Elderly people, particularly those who don't have immediate family and limited income/assets, can get scared at change that to younger people seems pretty minor.  She may be terrified that the house will be sold and she'll be out on the street even if you haven't indicated anything of the sort.  I would have a conversation with her about her wishes and fears, but would leave the option of selling the house aside for now.  Are you close enough that she'll be willing to say, "I'm scared about moving somewhere else", or is she the type of person who would hold that in?  Once you really understand her fears and desires, hopefully you'll be able to come up with a less costly solution.  However, if you decide that for her stability she needs to stay in the house - even for a little while - you need to continue to look for other options down the road. 
Finally, tell your husband to back off.  It sounds like the aunt has been a saint and short of a dire financial emergency a bit of help here and there is absolutely warranted for everything she has done.  But more importantly it's none of his business.  Hopefully when you said, "my husband made a comment about her paying for materials" it was just that - a comment.  But if it was anything stronger then he really needs to know that this is not the time to provide input on this situation. 

Good luck with your health issues.  I hope they're minor and passing but if they're not I hope you have someone like your Aunt who will be so generous when you need help.

yeah - I'd really hate for aunt to made to feel like charity case here.

Whatever life circumstances got her to 1k/month in SS - that's done and there isn't much she can do about that. She did a wonderful thing for you mother, your mother wanted her to have use of the house, and to me, that is a done deal.

If she was a hoarder letting it go, that would need addressing, but she is being a good steward, and you/son will be rewarded due to appreciation. Look at it as a good dead and a long term investment, and move on.

mistymoney

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Re: Charge Relative Rent/Expenses?
« Reply #28 on: August 18, 2019, 07:44:03 AM »
To answer why my aunt doesn't own part of the house, the property was from my father's side, she is my mother's sister.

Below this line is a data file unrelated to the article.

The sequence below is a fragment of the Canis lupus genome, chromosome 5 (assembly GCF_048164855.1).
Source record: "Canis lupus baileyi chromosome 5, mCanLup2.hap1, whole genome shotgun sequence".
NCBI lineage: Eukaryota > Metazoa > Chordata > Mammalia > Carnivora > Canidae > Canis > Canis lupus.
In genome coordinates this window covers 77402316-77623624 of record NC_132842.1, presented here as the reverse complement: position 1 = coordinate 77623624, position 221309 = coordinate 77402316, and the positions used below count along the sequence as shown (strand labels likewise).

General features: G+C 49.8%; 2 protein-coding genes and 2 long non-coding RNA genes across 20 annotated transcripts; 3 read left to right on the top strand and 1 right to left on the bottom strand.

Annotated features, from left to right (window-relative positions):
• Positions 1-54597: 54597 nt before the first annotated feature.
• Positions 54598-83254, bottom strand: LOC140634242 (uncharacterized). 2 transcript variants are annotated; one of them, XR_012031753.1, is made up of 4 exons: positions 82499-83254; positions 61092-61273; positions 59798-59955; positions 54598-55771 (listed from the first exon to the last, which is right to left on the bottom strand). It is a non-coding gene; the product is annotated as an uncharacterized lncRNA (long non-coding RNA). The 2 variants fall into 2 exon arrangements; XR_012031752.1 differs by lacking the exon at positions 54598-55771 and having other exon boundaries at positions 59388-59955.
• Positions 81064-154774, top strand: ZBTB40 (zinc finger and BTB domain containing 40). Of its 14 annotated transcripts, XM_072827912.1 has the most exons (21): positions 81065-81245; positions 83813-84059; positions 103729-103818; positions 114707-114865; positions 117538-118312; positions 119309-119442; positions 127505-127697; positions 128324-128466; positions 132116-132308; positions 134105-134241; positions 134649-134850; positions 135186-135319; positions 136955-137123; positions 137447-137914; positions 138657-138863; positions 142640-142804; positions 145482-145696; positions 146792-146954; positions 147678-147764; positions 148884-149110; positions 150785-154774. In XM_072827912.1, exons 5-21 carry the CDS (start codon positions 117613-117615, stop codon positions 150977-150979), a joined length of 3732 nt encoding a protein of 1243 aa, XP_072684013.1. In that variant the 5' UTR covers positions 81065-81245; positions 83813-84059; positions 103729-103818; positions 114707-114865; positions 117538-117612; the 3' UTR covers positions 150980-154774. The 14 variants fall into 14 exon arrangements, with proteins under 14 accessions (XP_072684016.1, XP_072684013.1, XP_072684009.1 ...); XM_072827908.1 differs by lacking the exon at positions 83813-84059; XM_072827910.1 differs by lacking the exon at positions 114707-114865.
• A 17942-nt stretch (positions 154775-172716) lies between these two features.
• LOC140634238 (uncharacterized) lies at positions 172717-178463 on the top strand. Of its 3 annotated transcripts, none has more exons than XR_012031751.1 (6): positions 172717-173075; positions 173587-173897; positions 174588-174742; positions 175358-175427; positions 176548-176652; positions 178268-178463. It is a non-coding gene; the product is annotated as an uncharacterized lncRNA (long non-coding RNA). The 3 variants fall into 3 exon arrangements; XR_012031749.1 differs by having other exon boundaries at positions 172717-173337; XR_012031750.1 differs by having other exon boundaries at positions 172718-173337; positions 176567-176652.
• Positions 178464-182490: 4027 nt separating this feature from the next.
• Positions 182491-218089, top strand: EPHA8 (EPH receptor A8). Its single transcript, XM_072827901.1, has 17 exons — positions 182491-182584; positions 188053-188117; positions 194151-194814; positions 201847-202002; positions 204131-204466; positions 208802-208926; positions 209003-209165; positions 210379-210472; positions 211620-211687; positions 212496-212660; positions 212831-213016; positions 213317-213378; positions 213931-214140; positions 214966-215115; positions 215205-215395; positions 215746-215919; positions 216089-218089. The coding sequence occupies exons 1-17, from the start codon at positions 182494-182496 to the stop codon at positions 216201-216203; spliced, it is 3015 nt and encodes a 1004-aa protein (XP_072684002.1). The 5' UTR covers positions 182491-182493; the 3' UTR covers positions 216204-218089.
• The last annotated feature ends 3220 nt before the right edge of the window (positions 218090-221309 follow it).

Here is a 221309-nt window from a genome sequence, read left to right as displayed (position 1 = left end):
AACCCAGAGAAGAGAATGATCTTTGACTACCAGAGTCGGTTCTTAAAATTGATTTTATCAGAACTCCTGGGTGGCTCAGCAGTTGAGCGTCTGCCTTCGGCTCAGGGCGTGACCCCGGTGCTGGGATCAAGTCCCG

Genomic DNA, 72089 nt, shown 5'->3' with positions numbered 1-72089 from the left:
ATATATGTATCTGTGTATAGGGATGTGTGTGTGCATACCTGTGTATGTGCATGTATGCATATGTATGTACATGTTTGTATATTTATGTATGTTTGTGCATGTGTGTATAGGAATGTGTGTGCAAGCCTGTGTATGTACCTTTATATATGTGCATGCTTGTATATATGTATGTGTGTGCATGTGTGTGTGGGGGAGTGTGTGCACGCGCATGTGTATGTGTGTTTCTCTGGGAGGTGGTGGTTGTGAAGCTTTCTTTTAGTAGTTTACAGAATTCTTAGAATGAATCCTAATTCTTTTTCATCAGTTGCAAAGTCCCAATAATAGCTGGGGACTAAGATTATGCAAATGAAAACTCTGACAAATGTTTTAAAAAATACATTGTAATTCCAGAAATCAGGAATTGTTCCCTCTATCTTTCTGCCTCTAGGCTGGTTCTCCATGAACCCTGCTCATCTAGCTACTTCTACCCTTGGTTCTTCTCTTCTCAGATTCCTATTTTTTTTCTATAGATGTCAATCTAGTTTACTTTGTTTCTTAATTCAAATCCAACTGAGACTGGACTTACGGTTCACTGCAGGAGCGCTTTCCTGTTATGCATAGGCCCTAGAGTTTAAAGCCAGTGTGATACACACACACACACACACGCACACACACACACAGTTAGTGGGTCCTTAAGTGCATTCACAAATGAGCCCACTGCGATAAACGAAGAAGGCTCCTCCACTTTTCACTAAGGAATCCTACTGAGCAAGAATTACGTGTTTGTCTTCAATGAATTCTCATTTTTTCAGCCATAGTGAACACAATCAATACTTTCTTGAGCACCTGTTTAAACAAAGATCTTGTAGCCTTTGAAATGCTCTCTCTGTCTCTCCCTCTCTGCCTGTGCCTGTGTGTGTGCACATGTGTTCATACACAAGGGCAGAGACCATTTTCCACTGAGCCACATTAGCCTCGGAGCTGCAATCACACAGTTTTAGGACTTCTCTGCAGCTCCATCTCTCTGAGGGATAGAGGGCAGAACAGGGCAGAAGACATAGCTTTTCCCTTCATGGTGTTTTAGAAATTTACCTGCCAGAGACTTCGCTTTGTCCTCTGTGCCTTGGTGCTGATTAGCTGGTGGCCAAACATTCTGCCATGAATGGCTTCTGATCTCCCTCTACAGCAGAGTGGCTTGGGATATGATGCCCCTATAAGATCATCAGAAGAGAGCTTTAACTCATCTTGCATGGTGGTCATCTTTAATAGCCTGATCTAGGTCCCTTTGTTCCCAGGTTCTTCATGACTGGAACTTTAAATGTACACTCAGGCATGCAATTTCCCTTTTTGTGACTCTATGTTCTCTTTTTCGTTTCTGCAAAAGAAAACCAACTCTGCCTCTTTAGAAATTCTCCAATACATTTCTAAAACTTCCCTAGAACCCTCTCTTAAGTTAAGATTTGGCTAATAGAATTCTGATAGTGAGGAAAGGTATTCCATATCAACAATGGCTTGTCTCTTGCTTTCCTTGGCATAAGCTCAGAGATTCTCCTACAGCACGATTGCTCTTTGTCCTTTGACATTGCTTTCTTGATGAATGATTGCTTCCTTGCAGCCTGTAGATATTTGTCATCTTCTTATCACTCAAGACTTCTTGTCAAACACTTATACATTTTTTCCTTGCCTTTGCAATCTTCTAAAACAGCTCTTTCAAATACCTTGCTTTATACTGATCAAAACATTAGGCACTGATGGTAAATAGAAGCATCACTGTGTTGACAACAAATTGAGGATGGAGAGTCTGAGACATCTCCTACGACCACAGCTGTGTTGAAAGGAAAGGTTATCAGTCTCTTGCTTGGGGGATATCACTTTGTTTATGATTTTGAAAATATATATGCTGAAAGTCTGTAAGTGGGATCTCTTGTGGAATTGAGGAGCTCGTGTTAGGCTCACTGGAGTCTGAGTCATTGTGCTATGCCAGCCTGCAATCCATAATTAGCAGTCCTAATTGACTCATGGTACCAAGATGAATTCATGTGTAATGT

We have both expressed feeling lonely, me because my son and his wife bought a house and moved out of my house, and my aunt because of my mom's passing and because the family next door sold their house and it is now an attorneys office. My house was purchased for children that never materialized and I have mixed feelings about it. Hard to separate emotion from logic, and I have just now started to feel stable enough to look at the situation. I was very close to my mother.

You certainly make a good case for your and aunt compatibility, what about dh?

Catbert

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Re: Charge Relative Rent/Expenses?
« Reply #29 on: August 18, 2019, 01:43:34 PM »
I was in a similar situation years ago.  DH's mother and her sister had lived together for years (30+) since their husbands' deaths.  It was my MILs house from her marriage.  Both had SS and nothing else.  My MIL had a stroke and while DH and his sister helped, a lot of day-to-day work fell to the MILs older (and elderly) sister.  After MIL died DH and my SIL inherited.  I don't think it occurred to any of us to charge her rent.  She died 8 years later in her 90s and still in the house.       At that point it was sold.

This situation might be different than yours.  We didn't need to money.  DH and his sister were very close to the Aunt their entire lives.  Aunt never had children and doted on DH and SIL has children.  In our area we knew that the house would continue to appreciate so no money would be lost in the long run. I'm not saying you need to do the same, but don't feel like a sucker for not charging her rent.  IMHO your DH needs to butt out since it's your inheritance.

I agree that with the neighborhood changing and her now alone you should discuss with what she'd like.  Maybe a smaller better located place would be her preference.  The neighbor moving gives you a good reason for discussing.




mistymoney

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Re: Charge Relative Rent/Expenses?
« Reply #30 on: August 18, 2019, 01:52:50 PM »